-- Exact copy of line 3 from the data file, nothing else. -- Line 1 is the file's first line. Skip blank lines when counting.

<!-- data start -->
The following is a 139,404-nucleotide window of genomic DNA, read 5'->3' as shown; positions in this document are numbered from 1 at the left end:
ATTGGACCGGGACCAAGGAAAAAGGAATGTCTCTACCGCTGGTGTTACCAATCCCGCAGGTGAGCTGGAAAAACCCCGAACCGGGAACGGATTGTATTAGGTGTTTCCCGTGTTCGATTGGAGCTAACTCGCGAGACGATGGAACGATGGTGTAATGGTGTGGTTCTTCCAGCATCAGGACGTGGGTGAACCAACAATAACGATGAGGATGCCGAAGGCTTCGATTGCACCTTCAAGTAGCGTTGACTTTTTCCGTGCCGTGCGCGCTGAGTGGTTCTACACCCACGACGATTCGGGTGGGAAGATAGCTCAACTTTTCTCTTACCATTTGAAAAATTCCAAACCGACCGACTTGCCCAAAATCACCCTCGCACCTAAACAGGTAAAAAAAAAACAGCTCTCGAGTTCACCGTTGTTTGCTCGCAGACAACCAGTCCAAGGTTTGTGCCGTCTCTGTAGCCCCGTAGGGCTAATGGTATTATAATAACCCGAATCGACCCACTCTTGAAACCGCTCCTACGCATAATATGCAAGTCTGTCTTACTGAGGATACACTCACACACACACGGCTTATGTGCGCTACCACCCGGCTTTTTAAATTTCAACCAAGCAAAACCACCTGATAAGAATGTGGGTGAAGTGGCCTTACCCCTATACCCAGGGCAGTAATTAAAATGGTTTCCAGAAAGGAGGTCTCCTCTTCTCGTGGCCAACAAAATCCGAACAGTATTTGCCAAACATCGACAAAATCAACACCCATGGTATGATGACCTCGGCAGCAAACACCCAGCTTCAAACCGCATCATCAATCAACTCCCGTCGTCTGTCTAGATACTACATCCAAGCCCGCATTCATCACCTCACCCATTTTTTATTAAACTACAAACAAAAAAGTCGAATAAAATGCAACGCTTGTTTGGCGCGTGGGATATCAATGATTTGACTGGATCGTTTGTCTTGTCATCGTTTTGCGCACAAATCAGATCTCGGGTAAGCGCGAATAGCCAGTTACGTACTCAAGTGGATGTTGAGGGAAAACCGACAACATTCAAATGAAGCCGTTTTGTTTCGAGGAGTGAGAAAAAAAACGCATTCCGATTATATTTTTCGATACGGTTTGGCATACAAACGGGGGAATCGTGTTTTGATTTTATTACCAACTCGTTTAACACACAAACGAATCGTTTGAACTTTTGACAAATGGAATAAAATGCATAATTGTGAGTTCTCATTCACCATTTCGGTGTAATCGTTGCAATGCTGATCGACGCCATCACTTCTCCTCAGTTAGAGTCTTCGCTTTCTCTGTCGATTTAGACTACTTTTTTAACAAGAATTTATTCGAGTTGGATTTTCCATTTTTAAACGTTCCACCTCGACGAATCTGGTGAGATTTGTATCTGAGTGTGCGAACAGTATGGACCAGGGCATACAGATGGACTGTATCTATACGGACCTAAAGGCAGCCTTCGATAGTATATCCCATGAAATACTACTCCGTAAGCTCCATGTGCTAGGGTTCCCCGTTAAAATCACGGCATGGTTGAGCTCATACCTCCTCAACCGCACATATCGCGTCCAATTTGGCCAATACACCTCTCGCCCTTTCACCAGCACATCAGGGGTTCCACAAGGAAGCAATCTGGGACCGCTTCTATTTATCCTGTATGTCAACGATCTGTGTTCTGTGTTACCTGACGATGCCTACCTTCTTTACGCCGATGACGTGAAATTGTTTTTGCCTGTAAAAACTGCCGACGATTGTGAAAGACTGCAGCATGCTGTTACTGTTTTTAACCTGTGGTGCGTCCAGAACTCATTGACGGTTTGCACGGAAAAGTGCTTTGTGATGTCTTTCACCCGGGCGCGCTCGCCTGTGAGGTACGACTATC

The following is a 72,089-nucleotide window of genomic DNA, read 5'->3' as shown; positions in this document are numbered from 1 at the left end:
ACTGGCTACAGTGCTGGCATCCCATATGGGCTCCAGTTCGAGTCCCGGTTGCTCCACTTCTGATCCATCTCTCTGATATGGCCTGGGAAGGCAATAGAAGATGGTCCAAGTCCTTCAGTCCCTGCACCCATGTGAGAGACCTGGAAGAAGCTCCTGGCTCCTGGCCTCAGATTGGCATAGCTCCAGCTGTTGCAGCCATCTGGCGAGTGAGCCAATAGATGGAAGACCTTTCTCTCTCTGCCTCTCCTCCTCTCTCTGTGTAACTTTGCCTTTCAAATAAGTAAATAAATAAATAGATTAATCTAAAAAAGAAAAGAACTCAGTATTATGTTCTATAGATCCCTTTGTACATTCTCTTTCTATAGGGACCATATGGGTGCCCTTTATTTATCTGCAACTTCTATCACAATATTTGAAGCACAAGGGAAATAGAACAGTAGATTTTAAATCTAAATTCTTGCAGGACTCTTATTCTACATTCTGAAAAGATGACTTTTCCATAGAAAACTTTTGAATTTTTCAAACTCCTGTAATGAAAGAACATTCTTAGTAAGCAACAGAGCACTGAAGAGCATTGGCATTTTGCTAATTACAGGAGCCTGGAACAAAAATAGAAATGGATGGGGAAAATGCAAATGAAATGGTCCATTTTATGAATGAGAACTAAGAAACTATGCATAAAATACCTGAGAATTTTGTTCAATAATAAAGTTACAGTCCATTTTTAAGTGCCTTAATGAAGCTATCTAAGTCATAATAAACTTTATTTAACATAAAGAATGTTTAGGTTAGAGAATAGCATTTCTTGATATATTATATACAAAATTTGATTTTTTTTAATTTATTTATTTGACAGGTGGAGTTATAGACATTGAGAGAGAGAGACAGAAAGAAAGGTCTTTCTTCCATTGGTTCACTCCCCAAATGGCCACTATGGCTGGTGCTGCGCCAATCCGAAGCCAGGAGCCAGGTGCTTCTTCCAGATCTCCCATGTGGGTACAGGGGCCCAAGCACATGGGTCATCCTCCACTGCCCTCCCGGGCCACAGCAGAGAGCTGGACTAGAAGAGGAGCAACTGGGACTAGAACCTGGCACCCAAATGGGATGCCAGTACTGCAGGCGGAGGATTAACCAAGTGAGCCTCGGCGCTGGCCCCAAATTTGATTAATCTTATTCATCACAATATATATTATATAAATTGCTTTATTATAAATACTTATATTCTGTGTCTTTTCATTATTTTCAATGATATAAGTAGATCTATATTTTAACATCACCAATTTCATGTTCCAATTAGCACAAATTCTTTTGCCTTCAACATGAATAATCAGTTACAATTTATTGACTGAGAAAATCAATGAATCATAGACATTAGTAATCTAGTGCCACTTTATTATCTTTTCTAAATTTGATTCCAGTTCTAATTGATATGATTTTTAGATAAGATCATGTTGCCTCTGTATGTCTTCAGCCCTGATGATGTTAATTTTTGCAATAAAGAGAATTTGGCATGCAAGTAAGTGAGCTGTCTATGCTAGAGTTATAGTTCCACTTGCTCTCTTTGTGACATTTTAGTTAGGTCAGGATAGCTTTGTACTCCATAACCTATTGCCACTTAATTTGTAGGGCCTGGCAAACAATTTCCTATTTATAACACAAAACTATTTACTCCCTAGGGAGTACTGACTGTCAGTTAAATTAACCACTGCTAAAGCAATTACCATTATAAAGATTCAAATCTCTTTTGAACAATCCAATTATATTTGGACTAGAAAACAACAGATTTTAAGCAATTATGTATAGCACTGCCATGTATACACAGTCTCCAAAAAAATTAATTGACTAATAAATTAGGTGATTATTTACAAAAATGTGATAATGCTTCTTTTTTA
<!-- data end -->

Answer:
The following is a 72,089-nucleotide window of genomic DNA, read 5'->3' as shown; positions in this document are numbered from 1 at the left end: